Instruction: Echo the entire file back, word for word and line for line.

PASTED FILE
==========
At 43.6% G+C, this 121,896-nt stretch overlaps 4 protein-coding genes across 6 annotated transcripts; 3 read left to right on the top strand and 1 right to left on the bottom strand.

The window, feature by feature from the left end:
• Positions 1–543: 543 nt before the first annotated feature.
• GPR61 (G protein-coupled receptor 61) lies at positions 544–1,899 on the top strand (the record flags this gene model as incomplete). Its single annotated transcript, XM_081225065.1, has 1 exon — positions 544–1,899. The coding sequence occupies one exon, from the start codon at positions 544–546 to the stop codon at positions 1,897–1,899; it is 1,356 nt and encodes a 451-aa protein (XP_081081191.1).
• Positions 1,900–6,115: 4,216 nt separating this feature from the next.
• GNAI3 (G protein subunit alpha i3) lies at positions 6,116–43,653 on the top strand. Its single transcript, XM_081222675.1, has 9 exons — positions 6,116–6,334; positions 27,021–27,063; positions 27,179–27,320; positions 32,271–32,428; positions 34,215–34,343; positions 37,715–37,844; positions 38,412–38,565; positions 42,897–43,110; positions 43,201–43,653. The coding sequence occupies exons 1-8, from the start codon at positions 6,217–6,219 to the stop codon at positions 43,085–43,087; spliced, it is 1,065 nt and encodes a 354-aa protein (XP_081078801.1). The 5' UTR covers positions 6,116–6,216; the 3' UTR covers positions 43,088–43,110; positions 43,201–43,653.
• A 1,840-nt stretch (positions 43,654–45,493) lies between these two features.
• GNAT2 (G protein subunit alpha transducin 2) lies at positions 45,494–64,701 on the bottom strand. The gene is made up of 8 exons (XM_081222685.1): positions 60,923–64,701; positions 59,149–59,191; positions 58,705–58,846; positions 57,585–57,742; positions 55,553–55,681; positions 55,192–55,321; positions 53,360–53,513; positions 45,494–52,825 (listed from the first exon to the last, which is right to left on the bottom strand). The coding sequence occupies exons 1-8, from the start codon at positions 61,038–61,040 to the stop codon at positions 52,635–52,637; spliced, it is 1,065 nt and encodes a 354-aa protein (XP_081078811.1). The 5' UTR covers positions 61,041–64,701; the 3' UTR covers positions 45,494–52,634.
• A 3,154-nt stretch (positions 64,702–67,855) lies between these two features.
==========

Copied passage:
At 43.6% G+C, this 121,896-nt stretch overlaps 4 protein-coding genes across 6 annotated transcripts; 3 read left to right on the top strand and 1 right to left on the bottom strand.

The window, feature by feature from the left end:
• Positions 1–543: 543 nt before the first annotated feature.
• GPR61 (G protein-coupled receptor 61) lies at positions 544–1,899 on the top strand (the record flags this gene model as incomplete). Its single annotated transcript, XM_081225065.1, has 1 exon — positions 544–1,899. The coding sequence occupies one exon, from the start codon at positions 544–546 to the stop codon at positions 1,897–1,899; it is 1,356 nt and encodes a 451-aa protein (XP_081081191.1).
• Positions 1,900–6,115: 4,216 nt separating this feature from the next.
• GNAI3 (G protein subunit alpha i3) lies at positions 6,116–43,653 on the top strand. Its single transcript, XM_081222675.1, has 9 exons — positions 6,116–6,334; positions 27,021–27,063; positions 27,179–27,320; positions 32,271–32,428; positions 34,215–34,343; positions 37,715–37,844; positions 38,412–38,565; positions 42,897–43,110; positions 43,201–43,653. The coding sequence occupies exons 1-8, from the start codon at positions 6,217–6,219 to the stop codon at positions 43,085–43,087; spliced, it is 1,065 nt and encodes a 354-aa protein (XP_081078801.1). The 5' UTR covers positions 6,116–6,216; the 3' UTR covers positions 43,088–43,110; positions 43,201–43,653.
• A 1,840-nt stretch (positions 43,654–45,493) lies between these two features.
• GNAT2 (G protein subunit alpha transducin 2) lies at positions 45,494–64,701 on the bottom strand. The gene is made up of 8 exons (XM_081222685.1): positions 60,923–64,701; positions 59,149–59,191; positions 58,705–58,846; positions 57,585–57,742; positions 55,553–55,681; positions 55,192–55,321; positions 53,360–53,513; positions 45,494–52,825 (listed from the first exon to the last, which is right to left on the bottom strand). The coding sequence occupies exons 1-8, from the start codon at positions 61,038–61,040 to the stop codon at positions 52,635–52,637; spliced, it is 1,065 nt and encodes a 354-aa protein (XP_081078811.1). The 5' UTR covers positions 61,041–64,701; the 3' UTR covers positions 45,494–52,634.
• A 3,154-nt stretch (positions 64,702–67,855) lies between these two features.